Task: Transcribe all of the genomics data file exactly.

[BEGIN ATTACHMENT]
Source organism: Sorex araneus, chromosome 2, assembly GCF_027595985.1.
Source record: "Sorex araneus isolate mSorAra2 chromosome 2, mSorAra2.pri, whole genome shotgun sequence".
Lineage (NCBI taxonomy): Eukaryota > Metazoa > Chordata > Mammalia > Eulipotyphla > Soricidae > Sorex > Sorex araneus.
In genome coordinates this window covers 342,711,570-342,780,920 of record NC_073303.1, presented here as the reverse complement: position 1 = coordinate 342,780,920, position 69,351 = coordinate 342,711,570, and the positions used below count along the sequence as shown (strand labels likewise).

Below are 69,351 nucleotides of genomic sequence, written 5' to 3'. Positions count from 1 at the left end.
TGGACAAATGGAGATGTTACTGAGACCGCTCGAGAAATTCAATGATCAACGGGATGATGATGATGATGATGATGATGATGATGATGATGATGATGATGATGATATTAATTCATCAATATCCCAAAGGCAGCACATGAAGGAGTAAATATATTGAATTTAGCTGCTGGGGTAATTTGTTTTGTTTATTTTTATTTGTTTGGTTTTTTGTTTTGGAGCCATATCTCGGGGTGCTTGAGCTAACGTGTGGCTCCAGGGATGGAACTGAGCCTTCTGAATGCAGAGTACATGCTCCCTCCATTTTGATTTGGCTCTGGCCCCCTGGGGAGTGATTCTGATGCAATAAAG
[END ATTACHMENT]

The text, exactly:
Source organism: Sorex araneus, chromosome 2, assembly GCF_027595985.1.
Source record: "Sorex araneus isolate mSorAra2 chromosome 2, mSorAra2.pri, whole genome shotgun sequence".
Lineage (NCBI taxonomy): Eukaryota > Metazoa > Chordata > Mammalia > Eulipotyphla > Soricidae > Sorex > Sorex araneus.
In genome coordinates this window covers 342,711,570-342,780,920 of record NC_073303.1, presented here as the reverse complement: position 1 = coordinate 342,780,920, position 69,351 = coordinate 342,711,570, and the positions used below count along the sequence as shown (strand labels likewise).

Below are 69,351 nucleotides of genomic sequence, written 5' to 3'. Positions count from 1 at the left end.
TGGACAAATGGAGATGTTACTGAGACCGCTCGAGAAATTCAATGATCAACGGGATGATGATGATGATGATGATGATGATGATGATGATGATGATGATGATGATATTAATTCATCAATATCCCAAAGGCAGCACATGAAGGAGTAAATATATTGAATTTAGCTGCTGGGGTAATTTGTTTTGTTTATTTTTATTTGTTTGGTTTTTTGTTTTGGAGCCATATCTCGGGGTGCTTGAGCTAACGTGTGGCTCCAGGGATGGAACTGAGCCTTCTGAATGCAGAGTACATGCTCCCTCCATTTTGATTTGGCTCTGGCCCCCTGGGGAGTGATTCTGATGCAATAAAG